Another key shift in the program was the integration and deployment of an Exception-Based Reporting (EBR) & Analysis solution. "Prior to our integration of an exception-based reporting system, our LP investigations were driven by people, such as calls to the business abuse line, reports to our DMs or LPI's Regional Loss Prevention Managers. We didn't have the level of visibility we wanted into high-risk transactions through our POS system."

Once deployed, Alsfeld used LPI's in-house team of EBR analysts to search for high-interest refunds, returns, no-sales, post voids, and more. Almost immediately, the amount of 'no sales' triggered interest with LPI. "We had an exceptionally high number of 'no sales' being reported," said Alsfeld. "With a little more digging, we found out we had an operational issue with associate training. In response, we developed an updated, rock-solid operations manual and circulated it to all of our stores. Once that was done, the amount of 'no sales' went down significantly."

While Alsfeld still considers the EBR program in its infancy stage, the value of the program and its opportunity to grow have already been seen. "Before, we had no real LP visibility into our transactions. In 2007 alone, 11 of our LP investigations stemmed from exceptions found by LPI," said Alsfeld. In preparation for further development of the EBR program, Alsfeld is also expanding his internal team to include an LP specialist, whose primary responsibility will be to interface with the LPI EBR analyst team.


...Results

Due to the heightened presence in all 192 retail locations, as well as specific projects such as EBR analysis, store security visits, awareness materials, and more, Swarovski reported a 417% increase in the amount of loss prevention-related investigations in 2007. "We're a company driven by integrity," said Alsfeld. "As we mature as an organization in retail, we realize that caustic stores do not work. Therefore, the more that LPI is in our stores, the more communication we have with our associates. It's not uncommon for an LPI representative or myself to be pulled aside during an audit or a training meeting to discuss a potential case that they saw in their stores."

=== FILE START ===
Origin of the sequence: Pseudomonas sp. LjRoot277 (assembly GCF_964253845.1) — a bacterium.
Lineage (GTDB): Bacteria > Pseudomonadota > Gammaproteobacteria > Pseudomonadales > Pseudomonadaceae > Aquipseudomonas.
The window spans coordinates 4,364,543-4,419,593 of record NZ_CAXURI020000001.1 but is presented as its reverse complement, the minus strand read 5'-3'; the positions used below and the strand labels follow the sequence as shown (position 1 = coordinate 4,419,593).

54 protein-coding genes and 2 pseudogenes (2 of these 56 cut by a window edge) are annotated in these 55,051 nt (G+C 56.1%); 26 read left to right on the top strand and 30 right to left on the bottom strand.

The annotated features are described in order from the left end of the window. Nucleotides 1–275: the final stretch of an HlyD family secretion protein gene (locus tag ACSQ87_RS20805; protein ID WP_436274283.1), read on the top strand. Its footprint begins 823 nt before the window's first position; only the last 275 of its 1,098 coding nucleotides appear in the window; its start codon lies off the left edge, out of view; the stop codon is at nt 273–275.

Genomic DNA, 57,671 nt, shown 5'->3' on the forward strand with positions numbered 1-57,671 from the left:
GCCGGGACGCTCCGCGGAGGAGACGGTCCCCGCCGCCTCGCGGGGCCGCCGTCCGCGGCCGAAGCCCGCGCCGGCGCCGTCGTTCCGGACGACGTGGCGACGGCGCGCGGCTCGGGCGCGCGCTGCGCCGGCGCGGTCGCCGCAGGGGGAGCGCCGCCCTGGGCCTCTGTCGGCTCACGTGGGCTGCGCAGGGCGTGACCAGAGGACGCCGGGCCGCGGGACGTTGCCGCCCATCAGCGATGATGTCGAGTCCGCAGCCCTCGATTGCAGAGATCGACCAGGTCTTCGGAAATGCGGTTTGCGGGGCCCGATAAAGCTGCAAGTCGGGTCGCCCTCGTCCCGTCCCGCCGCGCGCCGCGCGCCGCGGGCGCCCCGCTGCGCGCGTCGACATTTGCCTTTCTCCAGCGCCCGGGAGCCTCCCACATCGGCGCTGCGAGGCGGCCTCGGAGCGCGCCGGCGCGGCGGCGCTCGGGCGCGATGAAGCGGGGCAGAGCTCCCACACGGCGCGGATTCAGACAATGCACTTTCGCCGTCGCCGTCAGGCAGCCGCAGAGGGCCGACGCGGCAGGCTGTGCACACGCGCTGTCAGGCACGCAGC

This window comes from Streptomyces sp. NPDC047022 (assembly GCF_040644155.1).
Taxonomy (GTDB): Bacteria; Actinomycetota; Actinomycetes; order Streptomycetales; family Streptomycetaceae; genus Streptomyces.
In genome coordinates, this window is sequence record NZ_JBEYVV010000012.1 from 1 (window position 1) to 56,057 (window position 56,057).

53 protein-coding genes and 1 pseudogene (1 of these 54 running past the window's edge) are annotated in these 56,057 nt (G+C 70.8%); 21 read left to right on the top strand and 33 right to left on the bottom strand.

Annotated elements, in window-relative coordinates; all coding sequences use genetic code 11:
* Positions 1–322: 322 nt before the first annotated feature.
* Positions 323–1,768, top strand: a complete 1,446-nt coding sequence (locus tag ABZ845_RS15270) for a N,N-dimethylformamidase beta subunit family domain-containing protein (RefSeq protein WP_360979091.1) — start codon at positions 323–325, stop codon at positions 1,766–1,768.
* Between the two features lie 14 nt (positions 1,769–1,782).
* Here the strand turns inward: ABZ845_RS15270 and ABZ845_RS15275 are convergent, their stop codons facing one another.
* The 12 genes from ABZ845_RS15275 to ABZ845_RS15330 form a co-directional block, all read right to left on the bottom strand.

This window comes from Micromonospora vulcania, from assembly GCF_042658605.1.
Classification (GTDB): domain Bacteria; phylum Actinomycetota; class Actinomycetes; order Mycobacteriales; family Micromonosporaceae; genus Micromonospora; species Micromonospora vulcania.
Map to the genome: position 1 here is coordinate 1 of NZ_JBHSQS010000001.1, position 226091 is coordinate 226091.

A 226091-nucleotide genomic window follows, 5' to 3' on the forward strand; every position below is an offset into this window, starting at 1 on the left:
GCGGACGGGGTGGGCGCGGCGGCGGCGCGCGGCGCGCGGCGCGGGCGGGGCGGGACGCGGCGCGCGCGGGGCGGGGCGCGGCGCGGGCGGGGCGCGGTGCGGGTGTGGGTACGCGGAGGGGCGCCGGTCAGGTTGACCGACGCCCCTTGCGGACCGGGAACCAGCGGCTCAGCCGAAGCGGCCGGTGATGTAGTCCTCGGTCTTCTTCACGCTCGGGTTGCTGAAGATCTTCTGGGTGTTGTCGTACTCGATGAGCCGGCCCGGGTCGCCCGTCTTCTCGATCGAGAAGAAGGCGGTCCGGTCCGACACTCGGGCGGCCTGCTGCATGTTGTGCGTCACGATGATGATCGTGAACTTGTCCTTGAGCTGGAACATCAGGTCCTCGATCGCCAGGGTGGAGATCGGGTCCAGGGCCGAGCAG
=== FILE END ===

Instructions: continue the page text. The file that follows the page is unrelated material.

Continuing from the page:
LPI has also paved the way for Alsfeld to build onto his internal team while continuing to maintain a steady presence in the field. "In order to continue to support the growth of our retail stores, we need to scale our infrastructure accordingly," said Alsfeld. "With LPI's help, I've been able to build an internal team of LP specialists and coordinators who will be able to support our growing program."

LPI also helped Alsfeld to build an internal loss prevention committee, which brings together the decision makers from retail operations, human resources, finance, sales and loss prevention. "Our founder strongly believed in the term 'productive discourse,' and this committee is an embodiment of that term," said Alsfeld. "By bringing together different areas of the company, we no longer make decisions in silos - we all understand how our departmental policies and decisions impact all areas of the business. This allows us to take a balanced approach to our business as a whole."

"We retained LPI because it made financial sense. We kept them as a partner because of their people and their results," said Alsfeld. "Swarovski has a close relationship with LPI's field team. They act as extensions of ourselves, and we trust them to maintain and protect the integrity of our brand."

"People understand that loss prevention is a positive part of the company, and that it's about protecting both our profitability and the integrity of our brand," he continued. "We've earned that perception because we've proven ourselves time and time again, and have worked to integrate loss prevention into every part of the organization, from the bottom up."

 

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Swarovski is the leading designer and producer of fine-cut crystal products, including jewelery, stemware, home accessories and more.